• Do not stop in the crosswalk (for example, to wait for a traffic light to change)
  • Do not pass another vehicle stopped at a crosswalk
  • Allow extra time for elderly and disabled pedestrians as well as pedestrians with young children


Intersections can cause tremendous confusion when people do not know who has the right-of-way. Here are some simple rules to remember who has the right-of-way in specific situations: 

  • Yield to pedestrians and vehicles that are already traveling through the intersection.
  • The vehicle that arrives first has the right-of-way.
  • If you and another vehicle arrive at the intersection at the same time, yield to the vehicle on your right.
  • Through traffic at “T” intersections has the right-of-way.
  • When turning left, yield to oncoming vehicles that are close.
  • When turning right, motorists must yield to pedestrians and cyclists.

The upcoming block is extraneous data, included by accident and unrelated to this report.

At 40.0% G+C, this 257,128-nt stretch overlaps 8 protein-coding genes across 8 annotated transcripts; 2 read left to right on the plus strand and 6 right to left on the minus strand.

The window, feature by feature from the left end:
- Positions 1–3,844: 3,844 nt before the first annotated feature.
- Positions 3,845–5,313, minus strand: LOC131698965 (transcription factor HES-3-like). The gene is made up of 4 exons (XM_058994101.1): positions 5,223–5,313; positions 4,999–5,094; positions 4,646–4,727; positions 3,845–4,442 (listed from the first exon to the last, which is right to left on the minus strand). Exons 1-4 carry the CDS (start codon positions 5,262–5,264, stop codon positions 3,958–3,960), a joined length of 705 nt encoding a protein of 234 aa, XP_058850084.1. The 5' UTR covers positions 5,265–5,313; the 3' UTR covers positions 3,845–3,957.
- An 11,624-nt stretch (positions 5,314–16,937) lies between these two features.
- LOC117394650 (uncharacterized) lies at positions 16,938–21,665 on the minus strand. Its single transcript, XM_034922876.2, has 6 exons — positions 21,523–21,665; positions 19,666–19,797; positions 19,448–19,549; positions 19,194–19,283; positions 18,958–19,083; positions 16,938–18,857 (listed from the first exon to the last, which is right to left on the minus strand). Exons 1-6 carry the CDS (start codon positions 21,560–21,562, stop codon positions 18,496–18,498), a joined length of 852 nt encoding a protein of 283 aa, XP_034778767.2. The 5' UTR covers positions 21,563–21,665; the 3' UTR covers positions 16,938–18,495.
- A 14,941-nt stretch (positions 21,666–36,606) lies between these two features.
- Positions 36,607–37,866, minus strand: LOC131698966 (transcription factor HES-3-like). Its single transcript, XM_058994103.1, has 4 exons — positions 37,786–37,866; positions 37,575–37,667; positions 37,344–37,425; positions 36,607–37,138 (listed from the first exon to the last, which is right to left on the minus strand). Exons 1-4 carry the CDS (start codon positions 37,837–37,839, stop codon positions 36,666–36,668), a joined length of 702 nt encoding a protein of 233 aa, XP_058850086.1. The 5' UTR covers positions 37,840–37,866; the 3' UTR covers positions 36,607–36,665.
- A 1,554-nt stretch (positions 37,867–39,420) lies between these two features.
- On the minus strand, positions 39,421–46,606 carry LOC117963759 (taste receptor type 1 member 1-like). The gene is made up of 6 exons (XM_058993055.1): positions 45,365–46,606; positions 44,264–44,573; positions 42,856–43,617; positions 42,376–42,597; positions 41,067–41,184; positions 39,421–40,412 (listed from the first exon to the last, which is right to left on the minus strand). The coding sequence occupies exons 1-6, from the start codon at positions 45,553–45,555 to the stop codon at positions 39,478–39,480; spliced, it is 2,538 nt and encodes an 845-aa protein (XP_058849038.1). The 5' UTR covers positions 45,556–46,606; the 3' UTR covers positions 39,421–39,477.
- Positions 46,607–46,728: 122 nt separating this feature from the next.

Traffic Circles or Roundabouts

Having been a feature in European cities for several decades, traffic circles are being built more frequently across America and in California. Because they are relatively new, they create a lot of confusion for drivers. That said, the rules are fairly basic: 

  • Traffic entering the traffic circle must yield to traffic already in the traffic circle.
  • Once there is a large enough gap to enter, merge to the right and travel in a counter-clockwise direction. 
  • Do not stop or pass. 
  • Proceed through the traffic circle as directed by the signs. 
  • If you miss your exit, continue around the circle until you reach your exit again. 

Speed Limits 

Of course, you should always obey the posted speed limit. However, many people are unaware that California has a “basic speed law” that essentially says you cannot drive faster than is safe for current conditions. This means that you may be required by law to drive slower than the speed limit in the following situations: 

  • Heavy traffic
  • Inclement weather such as rain, fog, extreme winds, or limited visibility